S(P − Pf ire− Pf ire0 x) − ϕ < 0 ⇒ h = 0,

S(P − Pf ire− Pf ire0 x) − ϕ = 0 ⇒ h ∈ [0, hM AX],

S(P − Pf ire− Pf ire0 x) − ϕ > 0 ⇒ h = hM AX,

(8)

ϕ0 = ϕ(δ − gf0) − S[P_{f ire}00 ˙xx + P_{f ire}0 x(gf0− δ) + 2P_{f ire}0 ˙x + Pf ire(gf0− δ)], (9)

[ϕ(T ) − S(T ){P − Pf ire[x(T )] − Pf ire0 [x(T )]x(T )}]x(T ) = 0. (10)

Once the optimal thinning schedule is determined, the optimal rotation length, T , should maximize the land expectation value. Hence, by differentiating J with respect to T (Appendix B), the condition for the optimal rotation is given by:

y(T ) ≡ P g(T )f [x(T )] − λ{P − Pf ire[x(T )]}x(T ) − δ[P x(T ) − c + J ] = 0. (11)

### 2.3

### Sufficient conditions

For the optimal control candidate to solve the problem, the sufficiency theorem of Arrow (Sydsæter et al., 2005, p. 331) states that the maximized current-value Hamiltonian should be concave in x for every t ∈ [0, T ] in an end constrained optimal control problem. When Pf ire is constant (Pf ire0 = 0), ∂

2_{H}

∂x2 = (SPf ire+ ϕ)gf00. From conditions (8) and (10),

the optimality candidate satisfies S(P − Pf ire− Pf ire0 x) − ϕ ≤ 0 for every t ∈ [0, T ], which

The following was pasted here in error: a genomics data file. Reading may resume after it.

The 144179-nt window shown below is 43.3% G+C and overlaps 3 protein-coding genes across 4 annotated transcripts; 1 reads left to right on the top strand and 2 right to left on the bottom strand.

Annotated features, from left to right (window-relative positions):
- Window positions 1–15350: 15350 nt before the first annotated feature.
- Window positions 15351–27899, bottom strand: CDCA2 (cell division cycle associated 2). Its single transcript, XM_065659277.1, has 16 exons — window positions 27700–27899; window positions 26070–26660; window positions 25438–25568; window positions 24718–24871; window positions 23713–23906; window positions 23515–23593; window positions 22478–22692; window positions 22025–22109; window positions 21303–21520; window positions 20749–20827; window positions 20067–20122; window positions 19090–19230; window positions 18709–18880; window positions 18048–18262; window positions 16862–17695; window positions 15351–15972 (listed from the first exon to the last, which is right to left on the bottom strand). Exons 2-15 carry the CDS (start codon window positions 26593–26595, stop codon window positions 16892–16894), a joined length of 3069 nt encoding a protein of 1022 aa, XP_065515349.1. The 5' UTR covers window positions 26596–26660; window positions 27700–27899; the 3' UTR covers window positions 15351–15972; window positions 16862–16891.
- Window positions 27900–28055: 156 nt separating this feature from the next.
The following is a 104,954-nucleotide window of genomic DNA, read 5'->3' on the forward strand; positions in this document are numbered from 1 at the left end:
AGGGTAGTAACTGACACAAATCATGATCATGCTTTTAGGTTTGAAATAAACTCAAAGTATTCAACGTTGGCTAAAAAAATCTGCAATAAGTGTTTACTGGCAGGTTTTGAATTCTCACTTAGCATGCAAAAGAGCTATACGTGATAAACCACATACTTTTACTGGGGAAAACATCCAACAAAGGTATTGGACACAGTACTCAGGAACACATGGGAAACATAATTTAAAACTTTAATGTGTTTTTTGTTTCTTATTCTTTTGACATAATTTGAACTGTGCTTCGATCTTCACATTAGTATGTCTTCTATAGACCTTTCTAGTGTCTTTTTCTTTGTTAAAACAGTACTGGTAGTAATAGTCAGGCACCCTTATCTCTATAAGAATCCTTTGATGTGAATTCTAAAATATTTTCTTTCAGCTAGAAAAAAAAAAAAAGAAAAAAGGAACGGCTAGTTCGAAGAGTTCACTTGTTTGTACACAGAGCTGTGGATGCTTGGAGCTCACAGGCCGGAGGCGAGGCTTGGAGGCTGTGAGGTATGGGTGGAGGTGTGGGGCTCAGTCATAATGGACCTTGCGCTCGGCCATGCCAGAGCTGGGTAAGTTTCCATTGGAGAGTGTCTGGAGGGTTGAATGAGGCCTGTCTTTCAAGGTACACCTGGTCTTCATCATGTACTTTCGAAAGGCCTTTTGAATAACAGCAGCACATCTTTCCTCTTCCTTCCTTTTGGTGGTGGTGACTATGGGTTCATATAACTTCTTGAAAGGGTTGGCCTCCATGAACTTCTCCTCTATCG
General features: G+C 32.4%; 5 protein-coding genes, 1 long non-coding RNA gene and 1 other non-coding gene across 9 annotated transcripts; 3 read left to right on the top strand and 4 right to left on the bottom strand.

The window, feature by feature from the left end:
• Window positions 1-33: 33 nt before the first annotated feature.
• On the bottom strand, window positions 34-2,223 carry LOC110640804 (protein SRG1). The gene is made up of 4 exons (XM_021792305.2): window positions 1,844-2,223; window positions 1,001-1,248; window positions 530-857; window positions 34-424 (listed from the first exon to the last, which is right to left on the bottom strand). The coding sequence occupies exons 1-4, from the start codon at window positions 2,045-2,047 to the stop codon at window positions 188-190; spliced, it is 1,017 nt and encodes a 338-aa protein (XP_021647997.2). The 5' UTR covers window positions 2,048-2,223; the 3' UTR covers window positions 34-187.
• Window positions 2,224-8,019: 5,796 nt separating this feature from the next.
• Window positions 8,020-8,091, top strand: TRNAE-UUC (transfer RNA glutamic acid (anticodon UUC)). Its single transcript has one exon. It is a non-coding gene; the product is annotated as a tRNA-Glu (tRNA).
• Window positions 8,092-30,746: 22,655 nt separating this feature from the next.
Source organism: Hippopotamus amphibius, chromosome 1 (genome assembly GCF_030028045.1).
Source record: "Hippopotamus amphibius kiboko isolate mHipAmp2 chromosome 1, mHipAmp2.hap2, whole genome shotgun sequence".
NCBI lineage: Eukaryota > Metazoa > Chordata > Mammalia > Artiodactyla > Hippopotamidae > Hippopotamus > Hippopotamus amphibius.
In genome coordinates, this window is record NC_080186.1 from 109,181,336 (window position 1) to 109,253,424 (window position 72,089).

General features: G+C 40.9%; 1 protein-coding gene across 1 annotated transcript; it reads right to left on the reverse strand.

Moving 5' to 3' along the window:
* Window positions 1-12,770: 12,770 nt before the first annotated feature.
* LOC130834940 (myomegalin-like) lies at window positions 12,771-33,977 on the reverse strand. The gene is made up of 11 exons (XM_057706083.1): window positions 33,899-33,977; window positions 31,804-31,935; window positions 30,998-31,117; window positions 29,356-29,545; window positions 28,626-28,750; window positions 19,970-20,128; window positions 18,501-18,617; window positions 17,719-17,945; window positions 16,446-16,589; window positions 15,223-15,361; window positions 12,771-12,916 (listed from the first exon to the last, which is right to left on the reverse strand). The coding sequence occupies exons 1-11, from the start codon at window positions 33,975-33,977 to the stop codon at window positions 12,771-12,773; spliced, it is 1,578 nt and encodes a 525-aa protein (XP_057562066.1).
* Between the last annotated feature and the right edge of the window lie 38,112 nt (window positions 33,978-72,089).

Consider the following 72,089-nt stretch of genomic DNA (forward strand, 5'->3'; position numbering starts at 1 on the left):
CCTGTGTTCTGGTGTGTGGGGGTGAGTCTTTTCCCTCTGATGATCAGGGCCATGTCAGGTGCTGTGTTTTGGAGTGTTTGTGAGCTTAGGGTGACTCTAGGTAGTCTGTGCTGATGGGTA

implies that SPf ire+ ϕ ≥ SP ≥ 0. Since gf00 < 0, then ∂
2_{H}

∂x2 ≤ 0. However, for

volume-dependent salvage prices, it is impossible to guarantee the sufficiency of the solution in advance and, therefore, the concavity of the maximized Hamiltonian should be evaluated case-by-case.

Regarding the sufficiency of the optimal rotation length candidate, since y0(T )|y(T )=0 <

0 (Appendix B), any finite candidate T that solves y(T ) = 0 is unique and therefore the global optimum.

### 3

### Results

### 3.1

### Optimal thinning

Differentiating S(P − Pf ire− Pf ire0 x) − ϕ = 0 with respect to t leads to:

S0(P − Pf ire) − SPf ire0 ˙x − S 0

P_{f ire}0 x − SP_{f ire}00 ˙xx − SP_{f ire}0 ˙x − ϕ0 = 0. (12)

Substituting equation (9), it can be simplified to:

ϕ = S 0 (P − Pf ire− Pf ire0 x) δ − gf0 − SP 0 f irex − SPf ire. (13)

Substituting back in equation (8) and simplifying yields:

P gf0− λ(P − Pf ire) + λPf ire0 x = P δ. (14)